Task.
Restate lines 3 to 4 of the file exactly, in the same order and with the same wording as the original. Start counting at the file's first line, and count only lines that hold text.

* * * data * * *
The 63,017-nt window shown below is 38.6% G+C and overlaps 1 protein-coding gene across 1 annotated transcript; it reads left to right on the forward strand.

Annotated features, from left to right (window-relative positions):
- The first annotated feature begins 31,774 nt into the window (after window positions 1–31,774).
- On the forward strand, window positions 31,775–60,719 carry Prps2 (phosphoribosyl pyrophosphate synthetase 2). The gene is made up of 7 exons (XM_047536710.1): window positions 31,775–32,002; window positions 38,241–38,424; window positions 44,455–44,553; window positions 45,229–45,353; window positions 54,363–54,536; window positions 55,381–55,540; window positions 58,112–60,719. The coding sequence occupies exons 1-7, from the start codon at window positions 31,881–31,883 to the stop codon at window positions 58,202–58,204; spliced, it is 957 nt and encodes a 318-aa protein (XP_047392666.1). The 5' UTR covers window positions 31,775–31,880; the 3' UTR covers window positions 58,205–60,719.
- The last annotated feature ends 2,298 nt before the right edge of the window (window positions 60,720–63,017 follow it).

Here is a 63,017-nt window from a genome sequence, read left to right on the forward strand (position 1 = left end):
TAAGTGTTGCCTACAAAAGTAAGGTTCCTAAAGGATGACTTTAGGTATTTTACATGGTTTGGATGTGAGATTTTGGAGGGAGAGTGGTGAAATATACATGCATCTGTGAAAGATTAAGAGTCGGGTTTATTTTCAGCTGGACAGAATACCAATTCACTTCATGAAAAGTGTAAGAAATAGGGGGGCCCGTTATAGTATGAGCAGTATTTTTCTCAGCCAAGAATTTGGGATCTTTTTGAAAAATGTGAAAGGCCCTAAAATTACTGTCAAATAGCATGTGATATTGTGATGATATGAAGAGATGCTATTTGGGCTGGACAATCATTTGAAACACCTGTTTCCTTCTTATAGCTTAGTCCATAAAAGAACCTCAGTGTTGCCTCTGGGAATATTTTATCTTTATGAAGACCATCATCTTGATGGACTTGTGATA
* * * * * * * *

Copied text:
- The first annotated feature begins 31,774 nt into the window (after window positions 1–31,774).
- On the forward strand, window positions 31,775–60,719 carry Prps2 (phosphoribosyl pyrophosphate synthetase 2). The gene is made up of 7 exons (XM_047536710.1): window positions 31,775–32,002; window positions 38,241–38,424; window positions 44,455–44,553; window positions 45,229–45,353; window positions 54,363–54,536; window positions 55,381–55,540; window positions 58,112–60,719. The coding sequence occupies exons 1-7, from the start codon at window positions 31,881–31,883 to the stop codon at window positions 58,202–58,204; spliced, it is 957 nt and encodes a 318-aa protein (XP_047392666.1). The 5' UTR covers window positions 31,775–31,880; the 3' UTR covers window positions 58,205–60,719.